Becoming American

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Today, for the first time, I celebrated Independence Day as an American citizen. A week ago, I stood in a large reception room along with a hundred and seventy-two others and our families, representing forty-seven nations, and we took an oath of allegiance to this country.

For me, it had been a long time coming. Twenty-seven years to be exact. The majority of us come looking for a better quality of life than we could have expected if we’d stayed in our country of birth. Some cannot wait to shed the shackles of an oppressive government, or a miserable life of poverty and violence. I was one of the lucky ones. Leaving Dublin in the late 1980’s, I became part of the brain-drain—college graduates looking for challenging job opportunities that were not available in a depressed economy. The path across the Atlantic was a well-worn one.

But unlike many immigrants, my family had no desire to follow me. Instead, I make the pilgrimage home a couple of times a year. And part of me remains firmly rooted in Ireland.

It’s always irked me that although I’ve long been active in my community, and paid taxes for decades, I could not vote, not even on local issues. The importance of this privilege was brought home to me when my oldest children turned eighteen and took on the lifelong responsibility. With all the international political turbulence, the tenets of a democracy are all the more important to uphold. I needed to show my children that I respect their country of birth and embrace the extraordinary document on which it was founded.

As a family we’ve never been big on fireworks and barbecues. So I found myself pondering how I should celebrate this day, and what being an American really means to me. The USCIS calls the process of becoming a citizen a naturalization process. Adapting to a way of life, and adopting a country’s social mores takes time. But becoming enmeshed in a landscape, taking ownership of a space and calling it home is a more subtle and binding tie.

This morning, finding the patch of sunlight waiting for me on the bench at the top of the garden, I understood that I have found my natural place in this landscape. Season by season, I’ve raised my family, made friends, planted a garden, put down roots. I belong. And what better way to celebrate than to sit there and enjoy the bounty of this amazing country.
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40 thoughts on “Becoming American

  1. daveply

    Some couples have lived together for years without being married, but still are more “married” than some married people. I suspect the same idea may be true for some who have come to this country from another, they have a better understanding of being American than some Americans do. Congratulations on making it official.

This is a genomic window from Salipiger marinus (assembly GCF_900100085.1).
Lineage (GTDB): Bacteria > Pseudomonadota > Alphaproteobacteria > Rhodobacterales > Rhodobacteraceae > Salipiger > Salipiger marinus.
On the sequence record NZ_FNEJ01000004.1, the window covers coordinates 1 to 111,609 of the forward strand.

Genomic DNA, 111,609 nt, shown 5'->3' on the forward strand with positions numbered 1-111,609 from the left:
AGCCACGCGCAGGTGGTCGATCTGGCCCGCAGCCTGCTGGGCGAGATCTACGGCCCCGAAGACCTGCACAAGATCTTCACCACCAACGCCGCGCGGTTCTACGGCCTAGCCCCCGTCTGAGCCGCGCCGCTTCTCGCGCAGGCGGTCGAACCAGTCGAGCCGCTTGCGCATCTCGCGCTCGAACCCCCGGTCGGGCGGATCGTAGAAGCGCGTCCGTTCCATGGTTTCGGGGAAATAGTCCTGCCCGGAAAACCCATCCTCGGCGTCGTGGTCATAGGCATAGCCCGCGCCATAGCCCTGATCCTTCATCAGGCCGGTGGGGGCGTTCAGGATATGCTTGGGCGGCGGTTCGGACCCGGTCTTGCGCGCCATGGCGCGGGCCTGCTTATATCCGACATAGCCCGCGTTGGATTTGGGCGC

Reply
  2. aussiebirder

    Well expressed Melissa, you have such a deeply considerate heart about the values you stand for in life, which comes out in your poetry. Congratulations in stepping out, may it only take you forward to better things!

    Reply
  3. Astrid Myers Rosset

    I am glad that you will now be able to vote – I think it is an obligation for all citizens – and now you are one . Congratulations!

    Reply
  4. Roger Baker-Utah

    Congratulations. And welcome to belonging. You have roots and vines and trees in two lands, each unique and wonderful. Coming to belong takes more than time, more than place. It takes choice, and effort, and determination, and forgiveness, until you find that you have become one with the land that sustains you, from which you take your breath, the land that feels your feet and accepts your trowel and your tears. I hope to belong somewhere someday.

    Reply
    1. Melissa Shaw-Smith Post author

      Beautifully said, Roger. Thank you. As I’ve discovered, belonging is a state of mind. I hope you find that peace some day.

      Reply
    1. Melissa Shaw-Smith Post author

      Thank you, Curt. The multicultural aspect of this country is what I most love about it.

      Reply
  5. Murtagh's Meadow

    It is interesting that you have to be a US citizen before you can vote in their elections. So well done on taking the big step. I love the new header. Am I right in assuming that it is your daughter’s wonderful work again?

    Reply
  6. BERNICE GENDELMAN

    Beautiful, Melissa, as usual—superbly stated! Enjoy voting in November! Love, Bernice >

    Reply
  7. Sunshine Jansen

    I found this particularly strinking: “I needed to show my children that I respect their country of birth and embrace the extraordinary document on which it was founded.” I find myself struggling to maintain my respect whenever our policies and choices seem to fly in the face of that extraordinary document, but I haven’t lost hope. I’m so glad you’re a citizen and will be voting along with the rest of us to help better choices be made.

    Reply
    1. Melissa Shaw-Smith Post author

      Thank you, Sunshine. Not to get too heavy, but one of the reasons I became a citizen was to use my vote to counter the self-serving agendas of those who set out to undermine the Constitution, while claiming to uphold it. “We the people . . .” after all.

      Reply
  8. Brenda

    You have milkweed, Melissa! You are truly blessed.

    Congrats on becoming one of us. Is your husband from here? If yes, then your children are true muts. I am a mut and proud of it. (French, German, Irish and English)

    Reply

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